4. Improved school culture: Embedding physical activity across the school day can help to create a positive school culture that values health and wellbeing.
  5. Increased engagement: Providing opportunities for physical activity can help to engage pupils who may struggle in traditional academic settings. This helps to reduce absenteeism and improve overall engagement in learning.
  6. Improved social skills: Physical activity provides opportunities for pupils to interact with their peers and develop social skills. This includes teamwork, communication, and leadership.

How to Get Involved

When aiming to change physical activity behaviours, any school can use the framework to guide their practice. By following the framework and mapping areas of strength and challenge, gaps can be identified and addressed via the programme.

If schools would like to undertake a comprehensive review, visit the Creating Active Schools website. The website has been built to service schools with a range of support to increase physical activity levels. An interactive profiling process links to a bespoke school action plan and subsequent relevant online CPD modules.

We are supporting schools with their CAS journey, and this begins with funding schools’ annual CAS license. If you’d like to get involved, please contact the Early Life team by emailing

What Are the Benefits of Signing Up to Creating Active Schools?

Schools should consider signing up to CAS for several reasons:

  1. Framework for action: CAS provides a comprehensive framework for schools to develop and implement a whole-school approach to physical activity and sport. The framework is based on research and best practice. It provides schools with a clear roadmap for creating an active school environment.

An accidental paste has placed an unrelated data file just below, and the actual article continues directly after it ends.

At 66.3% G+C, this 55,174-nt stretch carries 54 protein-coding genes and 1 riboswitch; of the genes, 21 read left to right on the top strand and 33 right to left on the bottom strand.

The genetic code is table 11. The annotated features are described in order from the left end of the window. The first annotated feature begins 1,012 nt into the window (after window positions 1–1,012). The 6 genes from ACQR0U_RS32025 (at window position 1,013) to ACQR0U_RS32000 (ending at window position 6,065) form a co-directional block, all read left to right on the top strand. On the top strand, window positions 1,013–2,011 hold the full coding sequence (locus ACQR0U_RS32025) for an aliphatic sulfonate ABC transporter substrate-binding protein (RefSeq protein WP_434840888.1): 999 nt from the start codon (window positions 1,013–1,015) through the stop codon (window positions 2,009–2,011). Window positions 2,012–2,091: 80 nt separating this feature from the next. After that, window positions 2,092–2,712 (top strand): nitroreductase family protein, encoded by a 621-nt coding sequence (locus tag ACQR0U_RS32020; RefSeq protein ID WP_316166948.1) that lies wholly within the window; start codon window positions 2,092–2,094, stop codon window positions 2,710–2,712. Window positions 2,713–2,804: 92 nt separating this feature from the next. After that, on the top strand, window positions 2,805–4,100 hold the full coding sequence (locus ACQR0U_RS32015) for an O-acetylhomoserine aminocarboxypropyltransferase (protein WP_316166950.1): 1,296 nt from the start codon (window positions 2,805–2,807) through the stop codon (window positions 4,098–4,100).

2. Tailored support: CAS provides tailored support to schools based on their individual needs and circumstances. Active Devon work with schools to develop a bespoke action plan that is tailored to the needs of their pupils, staff, and wider community.
  3. Improved outcomes: Embedding physical activity across the school day has been shown to have numerous benefits for pupils and the wider school community. CAS can help schools to achieve these benefits by providing support and guidance on how to embed physical activity and sport.
  4. Networking opportunities: Schools that sign up to CAS will have the opportunity to network with other schools in Devon and across the country that are also committed to embedding physical activity and sport. This can provide opportunities for collaboration, sharing best practice, and learning from others.
  5. Recognition: Schools that successfully implement the CAS framework can achieve recognition for their efforts. This can help to raise the profile of physical activity and sport within the school. Plus, demonstrate a commitment to creating a healthy, active school environment.

For more guidance and resources to help you embed physical activity into your setting, go to our Active Schools page.